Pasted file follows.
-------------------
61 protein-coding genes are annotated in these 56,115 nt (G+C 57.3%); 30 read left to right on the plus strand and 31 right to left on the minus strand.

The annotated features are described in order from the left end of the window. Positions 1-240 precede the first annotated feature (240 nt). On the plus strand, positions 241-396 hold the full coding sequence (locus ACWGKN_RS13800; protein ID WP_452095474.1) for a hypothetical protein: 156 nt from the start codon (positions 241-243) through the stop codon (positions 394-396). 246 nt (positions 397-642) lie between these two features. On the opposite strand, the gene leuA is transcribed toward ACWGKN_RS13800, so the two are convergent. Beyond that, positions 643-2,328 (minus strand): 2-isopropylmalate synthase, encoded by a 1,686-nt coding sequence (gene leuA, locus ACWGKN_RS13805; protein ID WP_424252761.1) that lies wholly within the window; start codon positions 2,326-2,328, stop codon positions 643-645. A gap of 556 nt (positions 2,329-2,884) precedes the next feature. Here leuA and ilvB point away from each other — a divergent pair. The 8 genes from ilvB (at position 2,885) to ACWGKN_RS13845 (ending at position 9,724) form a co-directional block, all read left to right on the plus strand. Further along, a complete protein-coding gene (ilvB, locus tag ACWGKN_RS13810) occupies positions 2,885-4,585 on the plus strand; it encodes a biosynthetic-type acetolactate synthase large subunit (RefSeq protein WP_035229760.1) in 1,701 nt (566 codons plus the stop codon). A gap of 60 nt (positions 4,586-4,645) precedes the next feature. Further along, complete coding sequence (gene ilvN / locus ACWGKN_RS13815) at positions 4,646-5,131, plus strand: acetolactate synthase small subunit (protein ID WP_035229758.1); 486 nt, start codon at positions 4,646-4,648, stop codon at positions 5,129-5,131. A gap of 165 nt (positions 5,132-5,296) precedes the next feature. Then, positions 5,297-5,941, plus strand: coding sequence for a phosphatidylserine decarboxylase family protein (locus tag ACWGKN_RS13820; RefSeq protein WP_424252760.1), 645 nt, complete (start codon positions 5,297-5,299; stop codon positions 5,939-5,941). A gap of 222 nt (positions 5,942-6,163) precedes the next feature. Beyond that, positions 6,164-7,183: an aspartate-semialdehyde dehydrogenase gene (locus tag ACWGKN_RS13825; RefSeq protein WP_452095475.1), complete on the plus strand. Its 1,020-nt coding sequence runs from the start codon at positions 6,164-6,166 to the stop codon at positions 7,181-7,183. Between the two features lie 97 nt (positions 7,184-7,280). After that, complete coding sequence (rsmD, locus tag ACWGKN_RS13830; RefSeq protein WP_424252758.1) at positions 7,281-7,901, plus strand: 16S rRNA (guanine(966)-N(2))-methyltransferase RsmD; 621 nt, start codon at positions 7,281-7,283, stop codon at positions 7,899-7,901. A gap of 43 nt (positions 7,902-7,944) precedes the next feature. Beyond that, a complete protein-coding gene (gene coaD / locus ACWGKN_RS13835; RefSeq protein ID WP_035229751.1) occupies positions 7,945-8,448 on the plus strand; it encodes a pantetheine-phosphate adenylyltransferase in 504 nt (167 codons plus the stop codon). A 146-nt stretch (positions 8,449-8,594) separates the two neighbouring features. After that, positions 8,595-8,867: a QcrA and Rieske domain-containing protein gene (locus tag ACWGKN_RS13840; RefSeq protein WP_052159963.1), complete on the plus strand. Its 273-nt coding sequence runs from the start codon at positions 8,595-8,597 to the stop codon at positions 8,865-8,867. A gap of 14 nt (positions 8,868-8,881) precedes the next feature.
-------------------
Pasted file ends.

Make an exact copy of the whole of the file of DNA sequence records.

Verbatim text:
61 protein-coding genes are annotated in these 56,115 nt (G+C 57.3%); 30 read left to right on the plus strand and 31 right to left on the minus strand.

The annotated features are described in order from the left end of the window. Positions 1-240 precede the first annotated feature (240 nt). On the plus strand, positions 241-396 hold the full coding sequence (locus ACWGKN_RS13800; protein ID WP_452095474.1) for a hypothetical protein: 156 nt from the start codon (positions 241-243) through the stop codon (positions 394-396). 246 nt (positions 397-642) lie between these two features. On the opposite strand, the gene leuA is transcribed toward ACWGKN_RS13800, so the two are convergent. Beyond that, positions 643-2,328 (minus strand): 2-isopropylmalate synthase, encoded by a 1,686-nt coding sequence (gene leuA, locus ACWGKN_RS13805; protein ID WP_424252761.1) that lies wholly within the window; start codon positions 2,326-2,328, stop codon positions 643-645. A gap of 556 nt (positions 2,329-2,884) precedes the next feature. Here leuA and ilvB point away from each other — a divergent pair. The 8 genes from ilvB (at position 2,885) to ACWGKN_RS13845 (ending at position 9,724) form a co-directional block, all read left to right on the plus strand. Further along, a complete protein-coding gene (ilvB, locus tag ACWGKN_RS13810) occupies positions 2,885-4,585 on the plus strand; it encodes a biosynthetic-type acetolactate synthase large subunit (RefSeq protein WP_035229760.1) in 1,701 nt (566 codons plus the stop codon). A gap of 60 nt (positions 4,586-4,645) precedes the next feature. Further along, complete coding sequence (gene ilvN / locus ACWGKN_RS13815) at positions 4,646-5,131, plus strand: acetolactate synthase small subunit (protein ID WP_035229758.1); 486 nt, start codon at positions 4,646-4,648, stop codon at positions 5,129-5,131. A gap of 165 nt (positions 5,132-5,296) precedes the next feature. Then, positions 5,297-5,941, plus strand: coding sequence for a phosphatidylserine decarboxylase family protein (locus tag ACWGKN_RS13820; RefSeq protein WP_424252760.1), 645 nt, complete (start codon positions 5,297-5,299; stop codon positions 5,939-5,941). A gap of 222 nt (positions 5,942-6,163) precedes the next feature. Beyond that, positions 6,164-7,183: an aspartate-semialdehyde dehydrogenase gene (locus tag ACWGKN_RS13825; RefSeq protein WP_452095475.1), complete on the plus strand. Its 1,020-nt coding sequence runs from the start codon at positions 6,164-6,166 to the stop codon at positions 7,181-7,183. Between the two features lie 97 nt (positions 7,184-7,280). After that, complete coding sequence (rsmD, locus tag ACWGKN_RS13830; RefSeq protein WP_424252758.1) at positions 7,281-7,901, plus strand: 16S rRNA (guanine(966)-N(2))-methyltransferase RsmD; 621 nt, start codon at positions 7,281-7,283, stop codon at positions 7,899-7,901. A gap of 43 nt (positions 7,902-7,944) precedes the next feature. Beyond that, a complete protein-coding gene (gene coaD / locus ACWGKN_RS13835; RefSeq protein ID WP_035229751.1) occupies positions 7,945-8,448 on the plus strand; it encodes a pantetheine-phosphate adenylyltransferase in 504 nt (167 codons plus the stop codon). A 146-nt stretch (positions 8,449-8,594) separates the two neighbouring features. After that, positions 8,595-8,867: a QcrA and Rieske domain-containing protein gene (locus tag ACWGKN_RS13840; RefSeq protein WP_052159963.1), complete on the plus strand. Its 273-nt coding sequence runs from the start codon at positions 8,595-8,597 to the stop codon at positions 8,865-8,867. A gap of 14 nt (positions 8,868-8,881) precedes the next feature.